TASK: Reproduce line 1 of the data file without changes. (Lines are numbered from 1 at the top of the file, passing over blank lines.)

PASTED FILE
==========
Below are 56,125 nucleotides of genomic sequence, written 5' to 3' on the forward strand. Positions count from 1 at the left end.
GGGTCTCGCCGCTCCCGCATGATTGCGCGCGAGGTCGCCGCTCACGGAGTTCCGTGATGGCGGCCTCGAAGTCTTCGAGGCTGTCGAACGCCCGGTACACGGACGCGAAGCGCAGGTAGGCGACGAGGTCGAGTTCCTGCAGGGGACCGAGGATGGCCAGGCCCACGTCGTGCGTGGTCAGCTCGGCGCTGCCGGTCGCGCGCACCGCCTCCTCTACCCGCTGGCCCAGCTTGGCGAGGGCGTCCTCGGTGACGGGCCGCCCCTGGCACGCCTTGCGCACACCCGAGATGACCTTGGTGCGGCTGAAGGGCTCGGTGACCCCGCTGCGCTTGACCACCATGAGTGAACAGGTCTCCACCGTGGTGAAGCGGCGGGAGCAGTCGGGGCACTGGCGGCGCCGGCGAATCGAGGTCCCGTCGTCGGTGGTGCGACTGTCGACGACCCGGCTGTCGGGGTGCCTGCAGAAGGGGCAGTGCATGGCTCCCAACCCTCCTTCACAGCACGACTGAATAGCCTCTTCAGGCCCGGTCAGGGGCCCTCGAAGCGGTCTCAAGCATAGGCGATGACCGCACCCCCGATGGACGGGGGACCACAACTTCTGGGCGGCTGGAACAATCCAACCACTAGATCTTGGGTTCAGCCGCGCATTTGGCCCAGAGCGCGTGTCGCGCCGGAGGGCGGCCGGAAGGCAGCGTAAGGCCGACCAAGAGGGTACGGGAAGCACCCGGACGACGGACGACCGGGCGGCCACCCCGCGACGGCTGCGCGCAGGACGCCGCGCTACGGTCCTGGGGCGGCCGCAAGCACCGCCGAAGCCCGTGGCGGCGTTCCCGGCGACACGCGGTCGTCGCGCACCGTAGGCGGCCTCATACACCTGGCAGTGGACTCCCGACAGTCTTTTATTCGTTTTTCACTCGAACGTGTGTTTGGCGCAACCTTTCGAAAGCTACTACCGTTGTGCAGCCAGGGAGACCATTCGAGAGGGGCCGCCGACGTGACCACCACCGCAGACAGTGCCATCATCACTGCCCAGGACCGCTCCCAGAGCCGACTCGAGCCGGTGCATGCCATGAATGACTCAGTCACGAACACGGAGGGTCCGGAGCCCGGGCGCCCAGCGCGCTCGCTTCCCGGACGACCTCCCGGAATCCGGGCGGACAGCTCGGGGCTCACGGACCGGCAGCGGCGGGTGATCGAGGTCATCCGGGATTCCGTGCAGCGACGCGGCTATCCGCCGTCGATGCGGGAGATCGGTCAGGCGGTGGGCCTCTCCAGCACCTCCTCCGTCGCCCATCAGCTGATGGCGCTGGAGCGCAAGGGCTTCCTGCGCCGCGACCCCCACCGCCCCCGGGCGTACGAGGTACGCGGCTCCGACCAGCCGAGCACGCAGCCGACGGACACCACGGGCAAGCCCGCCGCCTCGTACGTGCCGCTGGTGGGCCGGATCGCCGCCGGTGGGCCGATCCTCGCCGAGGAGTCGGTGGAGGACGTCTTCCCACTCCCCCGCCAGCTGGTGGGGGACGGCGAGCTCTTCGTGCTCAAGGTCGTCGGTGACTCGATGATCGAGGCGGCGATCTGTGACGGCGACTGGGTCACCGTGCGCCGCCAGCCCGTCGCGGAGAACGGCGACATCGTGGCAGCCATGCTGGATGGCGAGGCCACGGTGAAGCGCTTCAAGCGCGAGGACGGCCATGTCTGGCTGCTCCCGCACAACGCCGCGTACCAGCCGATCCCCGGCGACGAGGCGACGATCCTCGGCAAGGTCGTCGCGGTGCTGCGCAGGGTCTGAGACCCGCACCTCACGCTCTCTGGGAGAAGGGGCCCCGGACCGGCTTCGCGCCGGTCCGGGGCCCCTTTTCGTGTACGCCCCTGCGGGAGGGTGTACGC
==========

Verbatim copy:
Below are 56,125 nucleotides of genomic sequence, written 5' to 3' on the forward strand. Positions count from 1 at the left end.